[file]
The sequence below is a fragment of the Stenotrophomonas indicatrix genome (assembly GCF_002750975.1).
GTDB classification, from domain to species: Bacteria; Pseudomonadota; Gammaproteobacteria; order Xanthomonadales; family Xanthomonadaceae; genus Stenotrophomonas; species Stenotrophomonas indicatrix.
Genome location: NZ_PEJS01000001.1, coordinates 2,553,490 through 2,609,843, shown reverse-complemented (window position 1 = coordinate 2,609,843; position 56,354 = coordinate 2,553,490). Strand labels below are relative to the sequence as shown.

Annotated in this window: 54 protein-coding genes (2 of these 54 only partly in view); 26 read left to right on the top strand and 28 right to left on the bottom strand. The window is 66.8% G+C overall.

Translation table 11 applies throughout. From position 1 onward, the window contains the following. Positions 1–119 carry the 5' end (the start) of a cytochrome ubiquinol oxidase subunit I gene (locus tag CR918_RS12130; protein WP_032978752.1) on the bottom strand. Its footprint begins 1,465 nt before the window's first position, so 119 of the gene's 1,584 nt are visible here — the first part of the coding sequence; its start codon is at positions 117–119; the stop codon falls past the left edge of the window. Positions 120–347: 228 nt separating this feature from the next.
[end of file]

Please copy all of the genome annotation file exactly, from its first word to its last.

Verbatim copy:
The sequence below is a fragment of the Stenotrophomonas indicatrix genome (assembly GCF_002750975.1).
GTDB classification, from domain to species: Bacteria; Pseudomonadota; Gammaproteobacteria; order Xanthomonadales; family Xanthomonadaceae; genus Stenotrophomonas; species Stenotrophomonas indicatrix.
Genome location: NZ_PEJS01000001.1, coordinates 2,553,490 through 2,609,843, shown reverse-complemented (window position 1 = coordinate 2,609,843; position 56,354 = coordinate 2,553,490). Strand labels below are relative to the sequence as shown.

Annotated in this window: 54 protein-coding genes (2 of these 54 only partly in view); 26 read left to right on the top strand and 28 right to left on the bottom strand. The window is 66.8% G+C overall.

Translation table 11 applies throughout. From position 1 onward, the window contains the following. Positions 1–119 carry the 5' end (the start) of a cytochrome ubiquinol oxidase subunit I gene (locus tag CR918_RS12130; protein WP_032978752.1) on the bottom strand. Its footprint begins 1,465 nt before the window's first position, so 119 of the gene's 1,584 nt are visible here — the first part of the coding sequence; its start codon is at positions 117–119; the stop codon falls past the left edge of the window. Positions 120–347: 228 nt separating this feature from the next.